British retirees get just 29% of their previous pay as the UK lags the EU – ‘so worrying’


State pension payments may rise by eight percent next year as dramatic earnings predictions were made. The news drew fresh questions on the feasibility and sustainability of triple lock rules.

Sarah Coles, a personal finance analyst at Hargreaves Lansdown, reflected on how Rishi Sunak may act in light of these developments.

Ms Coles said: “Rishi Sunak set the cat among the pigeons by departing from the usual line to defend the triple lock at all costs.


“The reference to fairness to taxpayers and pensioners, and highlighting concerns about costs, was the Chancellor waving bolt cutters around the triple lock – either to signal a break away from the policy or to gauge the reaction.

“The crisis has thrown up an inherent problem with the mechanisms behind the triple lock, because it’s unable to cope with sudden and spikey wage changes.

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Ms Coles went on to break down how UK pensioners are lagging behind many other countries in the developed world: “However, the function of the 2.5 percent guarantee was to build in gradual improvements to the state pension over time.

“This can be seen in the context of the fact that on average in OECD countries, pensioners receive 63 percent of their previous pay, while in the UK they get 29 percent.

“The Government could choose to boost the state pension in one hit instead of taking this gradual approach, but at a time of Government penny pinching, this seems unlikely.


“Any removal of the 2.5 percent guarantee without an overall rise in the state pension would effectively mean signing us up to the current level of the state pension for the foreseeable future.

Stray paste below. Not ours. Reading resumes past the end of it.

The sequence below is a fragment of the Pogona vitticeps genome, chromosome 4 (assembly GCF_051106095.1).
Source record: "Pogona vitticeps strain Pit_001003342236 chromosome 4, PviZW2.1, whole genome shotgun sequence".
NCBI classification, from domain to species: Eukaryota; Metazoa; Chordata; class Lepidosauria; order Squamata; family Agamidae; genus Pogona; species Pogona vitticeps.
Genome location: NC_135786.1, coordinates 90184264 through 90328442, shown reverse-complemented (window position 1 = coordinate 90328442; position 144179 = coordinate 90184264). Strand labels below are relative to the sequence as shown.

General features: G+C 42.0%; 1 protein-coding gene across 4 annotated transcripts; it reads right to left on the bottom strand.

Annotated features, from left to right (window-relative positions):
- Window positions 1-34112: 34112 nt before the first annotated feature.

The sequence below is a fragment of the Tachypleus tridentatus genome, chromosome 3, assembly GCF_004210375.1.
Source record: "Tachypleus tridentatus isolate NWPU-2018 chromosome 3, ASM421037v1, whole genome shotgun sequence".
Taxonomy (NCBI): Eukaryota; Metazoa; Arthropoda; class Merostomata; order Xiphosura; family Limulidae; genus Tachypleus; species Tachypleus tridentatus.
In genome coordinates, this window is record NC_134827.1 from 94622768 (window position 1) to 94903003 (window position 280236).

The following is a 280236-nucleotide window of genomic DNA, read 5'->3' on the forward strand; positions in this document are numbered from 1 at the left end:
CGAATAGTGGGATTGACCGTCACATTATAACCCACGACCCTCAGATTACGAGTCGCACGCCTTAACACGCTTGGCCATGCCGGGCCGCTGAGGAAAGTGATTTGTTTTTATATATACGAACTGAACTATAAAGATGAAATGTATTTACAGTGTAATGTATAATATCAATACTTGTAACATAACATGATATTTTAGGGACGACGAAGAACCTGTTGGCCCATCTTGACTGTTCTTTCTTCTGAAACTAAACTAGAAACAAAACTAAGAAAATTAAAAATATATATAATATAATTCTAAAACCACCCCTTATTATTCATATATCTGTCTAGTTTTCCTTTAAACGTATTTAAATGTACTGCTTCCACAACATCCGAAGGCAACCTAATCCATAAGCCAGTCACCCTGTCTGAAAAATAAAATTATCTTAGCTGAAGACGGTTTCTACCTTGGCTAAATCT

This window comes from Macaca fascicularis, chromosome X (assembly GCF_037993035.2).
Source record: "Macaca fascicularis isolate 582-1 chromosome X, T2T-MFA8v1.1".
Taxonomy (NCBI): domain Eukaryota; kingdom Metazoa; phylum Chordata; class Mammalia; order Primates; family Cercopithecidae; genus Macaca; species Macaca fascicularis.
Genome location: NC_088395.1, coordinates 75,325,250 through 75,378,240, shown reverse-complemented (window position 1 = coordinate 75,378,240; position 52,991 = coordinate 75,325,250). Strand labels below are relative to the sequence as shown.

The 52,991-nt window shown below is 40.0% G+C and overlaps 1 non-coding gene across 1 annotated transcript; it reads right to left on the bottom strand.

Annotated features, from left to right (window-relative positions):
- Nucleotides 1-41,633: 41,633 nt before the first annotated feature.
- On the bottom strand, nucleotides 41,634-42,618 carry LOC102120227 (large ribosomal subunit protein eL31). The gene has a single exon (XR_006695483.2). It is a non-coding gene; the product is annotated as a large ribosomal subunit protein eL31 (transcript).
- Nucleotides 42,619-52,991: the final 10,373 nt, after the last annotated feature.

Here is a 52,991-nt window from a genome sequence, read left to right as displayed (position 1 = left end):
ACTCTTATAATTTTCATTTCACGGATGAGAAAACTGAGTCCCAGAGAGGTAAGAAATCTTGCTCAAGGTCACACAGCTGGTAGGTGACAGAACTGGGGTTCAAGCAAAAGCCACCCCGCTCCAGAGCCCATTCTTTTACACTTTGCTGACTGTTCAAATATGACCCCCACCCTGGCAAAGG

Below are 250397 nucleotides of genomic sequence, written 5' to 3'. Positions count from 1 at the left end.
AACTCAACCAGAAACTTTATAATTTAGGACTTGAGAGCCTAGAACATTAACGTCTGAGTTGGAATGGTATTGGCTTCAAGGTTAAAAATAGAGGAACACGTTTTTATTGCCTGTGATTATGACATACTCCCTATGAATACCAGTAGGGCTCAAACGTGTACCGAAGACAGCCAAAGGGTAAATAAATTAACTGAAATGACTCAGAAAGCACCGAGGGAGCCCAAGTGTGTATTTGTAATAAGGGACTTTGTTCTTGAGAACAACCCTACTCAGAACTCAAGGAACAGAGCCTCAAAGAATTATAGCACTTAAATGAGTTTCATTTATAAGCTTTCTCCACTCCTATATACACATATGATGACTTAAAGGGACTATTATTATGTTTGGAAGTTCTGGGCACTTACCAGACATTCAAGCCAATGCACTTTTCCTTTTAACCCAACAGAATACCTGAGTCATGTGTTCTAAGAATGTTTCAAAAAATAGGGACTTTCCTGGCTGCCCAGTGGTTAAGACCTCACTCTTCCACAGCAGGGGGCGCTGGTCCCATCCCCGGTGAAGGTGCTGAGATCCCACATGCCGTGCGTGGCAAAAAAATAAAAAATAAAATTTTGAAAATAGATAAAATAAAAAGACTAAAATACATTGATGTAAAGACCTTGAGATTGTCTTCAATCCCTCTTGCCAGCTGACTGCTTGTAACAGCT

“This would have far-reaching consequences not just for today’s pensioners, but for today’s taxpayers who hope to draw a reasonable state pension in future.

“The state pension is the bedrock for millions of retirement incomes, so it’s no wonder that threats to the triple lock are so worrying for those who rely on it.”


The difficulty facing UK retirees was recently highlighted by a House of Commons Library Briefing Paper written by Roderick McInnes.

This report, produced in mid-April, compared the pension systems among UK, EU and OECD savers and within this report, the Mercer CFA Institute Global Pension Index was utilised.

This index annually cross-examines the pension systems of 39 countries, utilising more than 50 indicators.


In its latest report, it was revealed that the UK placed 15th in the table, achieving an overall score of 64.9 (out of 100) with a corresponding grading of C+.

In comparison, The Netherlands topped the leaderboard with a score of 82.6 and an A grading.

Overall, EU countries dominated the top 10, with Finland, Sweden and Norway all making an appearance and eight European countries scored a higher grade than the UK.


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